Roger Ebert Screws Up (And I Catch Him!)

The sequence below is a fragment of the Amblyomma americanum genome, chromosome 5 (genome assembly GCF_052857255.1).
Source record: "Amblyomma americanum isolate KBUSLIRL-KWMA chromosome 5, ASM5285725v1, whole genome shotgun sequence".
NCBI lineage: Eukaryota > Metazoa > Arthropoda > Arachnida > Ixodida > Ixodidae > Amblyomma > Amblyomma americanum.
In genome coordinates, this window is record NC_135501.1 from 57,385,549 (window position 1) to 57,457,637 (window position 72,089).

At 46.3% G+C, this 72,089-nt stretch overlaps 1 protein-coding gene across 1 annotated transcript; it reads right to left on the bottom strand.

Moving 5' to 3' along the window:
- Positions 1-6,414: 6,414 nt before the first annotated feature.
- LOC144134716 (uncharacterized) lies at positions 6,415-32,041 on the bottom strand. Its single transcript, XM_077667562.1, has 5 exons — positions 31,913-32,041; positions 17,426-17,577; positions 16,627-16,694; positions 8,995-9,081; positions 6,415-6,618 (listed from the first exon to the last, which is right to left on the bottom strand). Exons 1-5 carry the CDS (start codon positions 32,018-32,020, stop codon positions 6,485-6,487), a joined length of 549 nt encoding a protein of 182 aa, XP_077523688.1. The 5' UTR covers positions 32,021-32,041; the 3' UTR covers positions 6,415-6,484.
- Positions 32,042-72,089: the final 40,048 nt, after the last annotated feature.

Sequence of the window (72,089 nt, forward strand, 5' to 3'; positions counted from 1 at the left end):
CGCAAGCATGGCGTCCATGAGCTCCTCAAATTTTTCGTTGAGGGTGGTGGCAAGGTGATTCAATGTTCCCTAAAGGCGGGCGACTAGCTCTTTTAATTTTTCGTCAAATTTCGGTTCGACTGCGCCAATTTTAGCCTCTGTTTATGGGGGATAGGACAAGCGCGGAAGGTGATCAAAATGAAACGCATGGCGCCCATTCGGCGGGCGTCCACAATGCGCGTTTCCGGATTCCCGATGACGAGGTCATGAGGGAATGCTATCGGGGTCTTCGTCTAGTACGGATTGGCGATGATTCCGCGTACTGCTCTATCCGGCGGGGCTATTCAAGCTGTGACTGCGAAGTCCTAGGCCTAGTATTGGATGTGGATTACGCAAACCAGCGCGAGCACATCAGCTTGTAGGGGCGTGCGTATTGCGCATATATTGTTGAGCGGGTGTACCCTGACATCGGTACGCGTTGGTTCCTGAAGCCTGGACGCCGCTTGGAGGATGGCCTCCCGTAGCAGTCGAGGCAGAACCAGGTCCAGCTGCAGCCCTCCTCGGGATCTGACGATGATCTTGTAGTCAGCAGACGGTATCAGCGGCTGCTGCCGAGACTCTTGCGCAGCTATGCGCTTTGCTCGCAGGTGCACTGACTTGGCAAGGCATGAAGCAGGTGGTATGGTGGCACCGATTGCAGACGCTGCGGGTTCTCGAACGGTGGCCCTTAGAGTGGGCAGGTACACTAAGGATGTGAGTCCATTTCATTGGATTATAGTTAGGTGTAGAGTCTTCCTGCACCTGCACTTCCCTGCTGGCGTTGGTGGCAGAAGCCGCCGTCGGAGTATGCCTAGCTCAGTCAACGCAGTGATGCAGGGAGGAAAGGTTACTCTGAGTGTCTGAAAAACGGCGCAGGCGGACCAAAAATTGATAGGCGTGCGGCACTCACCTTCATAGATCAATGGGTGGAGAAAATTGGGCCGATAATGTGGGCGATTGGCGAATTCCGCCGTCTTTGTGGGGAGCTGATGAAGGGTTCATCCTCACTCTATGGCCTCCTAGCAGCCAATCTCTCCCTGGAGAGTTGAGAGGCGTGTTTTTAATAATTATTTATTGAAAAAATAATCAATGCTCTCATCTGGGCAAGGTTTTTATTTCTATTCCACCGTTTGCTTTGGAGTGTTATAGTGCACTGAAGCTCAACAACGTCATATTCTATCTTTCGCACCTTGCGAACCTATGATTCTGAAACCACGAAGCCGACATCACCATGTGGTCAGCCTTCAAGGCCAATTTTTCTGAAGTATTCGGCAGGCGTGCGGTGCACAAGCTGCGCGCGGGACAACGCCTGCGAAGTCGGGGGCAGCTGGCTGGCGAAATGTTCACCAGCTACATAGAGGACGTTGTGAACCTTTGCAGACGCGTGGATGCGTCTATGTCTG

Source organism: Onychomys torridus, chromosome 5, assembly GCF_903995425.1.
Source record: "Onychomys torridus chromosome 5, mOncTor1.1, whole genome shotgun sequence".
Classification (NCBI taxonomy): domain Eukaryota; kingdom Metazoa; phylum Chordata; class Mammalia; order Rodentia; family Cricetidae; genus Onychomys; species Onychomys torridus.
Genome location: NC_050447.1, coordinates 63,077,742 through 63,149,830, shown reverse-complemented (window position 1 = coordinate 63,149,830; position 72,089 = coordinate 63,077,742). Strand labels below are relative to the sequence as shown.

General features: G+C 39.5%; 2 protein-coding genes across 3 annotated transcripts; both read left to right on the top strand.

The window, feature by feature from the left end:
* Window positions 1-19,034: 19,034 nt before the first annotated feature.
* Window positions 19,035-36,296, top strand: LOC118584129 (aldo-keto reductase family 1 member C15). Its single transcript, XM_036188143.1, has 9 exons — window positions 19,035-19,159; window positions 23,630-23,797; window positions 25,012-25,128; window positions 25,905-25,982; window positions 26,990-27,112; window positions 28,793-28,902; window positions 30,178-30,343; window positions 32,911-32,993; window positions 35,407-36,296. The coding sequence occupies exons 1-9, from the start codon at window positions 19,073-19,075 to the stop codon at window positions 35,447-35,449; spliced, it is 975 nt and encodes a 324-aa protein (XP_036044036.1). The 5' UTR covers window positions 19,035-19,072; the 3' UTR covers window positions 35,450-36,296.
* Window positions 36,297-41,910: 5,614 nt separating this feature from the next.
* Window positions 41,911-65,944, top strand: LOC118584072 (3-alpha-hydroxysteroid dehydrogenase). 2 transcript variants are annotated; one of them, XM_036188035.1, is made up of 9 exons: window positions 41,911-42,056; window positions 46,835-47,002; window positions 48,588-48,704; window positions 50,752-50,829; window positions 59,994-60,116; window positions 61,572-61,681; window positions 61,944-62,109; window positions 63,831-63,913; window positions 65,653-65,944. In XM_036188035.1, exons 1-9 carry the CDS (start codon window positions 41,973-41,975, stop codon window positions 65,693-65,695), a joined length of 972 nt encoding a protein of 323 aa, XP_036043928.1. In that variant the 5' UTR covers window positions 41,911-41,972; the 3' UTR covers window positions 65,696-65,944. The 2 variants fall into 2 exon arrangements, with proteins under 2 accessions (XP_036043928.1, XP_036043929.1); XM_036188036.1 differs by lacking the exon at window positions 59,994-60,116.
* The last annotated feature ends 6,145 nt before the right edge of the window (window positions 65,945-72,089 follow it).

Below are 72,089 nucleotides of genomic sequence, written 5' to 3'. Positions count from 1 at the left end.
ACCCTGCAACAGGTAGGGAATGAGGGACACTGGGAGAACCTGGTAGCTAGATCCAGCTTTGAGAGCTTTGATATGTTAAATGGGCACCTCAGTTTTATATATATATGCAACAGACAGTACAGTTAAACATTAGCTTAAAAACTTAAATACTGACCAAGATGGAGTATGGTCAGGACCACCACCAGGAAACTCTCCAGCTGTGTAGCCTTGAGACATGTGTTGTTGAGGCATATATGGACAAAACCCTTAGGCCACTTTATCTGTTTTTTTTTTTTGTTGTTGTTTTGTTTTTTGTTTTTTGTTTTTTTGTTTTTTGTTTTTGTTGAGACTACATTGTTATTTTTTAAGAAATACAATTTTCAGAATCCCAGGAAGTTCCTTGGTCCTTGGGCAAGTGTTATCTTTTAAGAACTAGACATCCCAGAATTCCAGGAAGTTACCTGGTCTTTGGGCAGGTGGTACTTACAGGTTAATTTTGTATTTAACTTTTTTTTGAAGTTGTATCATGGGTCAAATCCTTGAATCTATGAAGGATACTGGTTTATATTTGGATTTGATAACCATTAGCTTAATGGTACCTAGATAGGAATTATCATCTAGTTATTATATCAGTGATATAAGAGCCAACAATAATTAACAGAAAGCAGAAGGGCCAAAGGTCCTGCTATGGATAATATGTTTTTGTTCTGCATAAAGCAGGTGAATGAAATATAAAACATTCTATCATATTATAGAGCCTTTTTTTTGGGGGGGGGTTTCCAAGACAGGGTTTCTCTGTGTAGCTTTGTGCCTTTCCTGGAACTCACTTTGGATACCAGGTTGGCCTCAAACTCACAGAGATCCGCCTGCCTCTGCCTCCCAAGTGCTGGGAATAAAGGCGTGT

My wife and I watched another art documentary (and this one, though very well done, isn't as gripping as Exit Through The Gift Shop . . . Catherine feel asleep for a portion) but The Art of the Steal certainly documents a complex story in a fairly comprehensive-- albeit one-sided-- way; Albert C. Barnes amassed an incredible collection of post-impressionistic art (valued at 25 billion) and created a trust and and what seemed to be an iron-clad will with the purpose of keeping these paintings in the art school he created in Merion, Pa-- outside the hands of the Philadelphia Museum of Art and the art establishment that he despised-- and the film documents the political machinations that will finally lead to the art being moved to a new building in downtown Philadelphia . . . from the perspective of the Barnes Foundation it is a sad story, but here is a alternate view to the one the documentary presents . . . and though the film is pretty complex, I was able to make it through the entire thing, unlike Roger Ebert, who either fell asleep or didn't finish watching: he claims in his review that the paintings are now in the Philadelphia Museum of Art, although they are never going to end up there . . . and as of this moment they are still in Merion and you can make an appointment and visit them so while I usually think Ebert is right on about movies, he botched this one (but I'll give him a break since he's certainly had his troubles for the last four years and it's impressive that he's still churning out the reviews).

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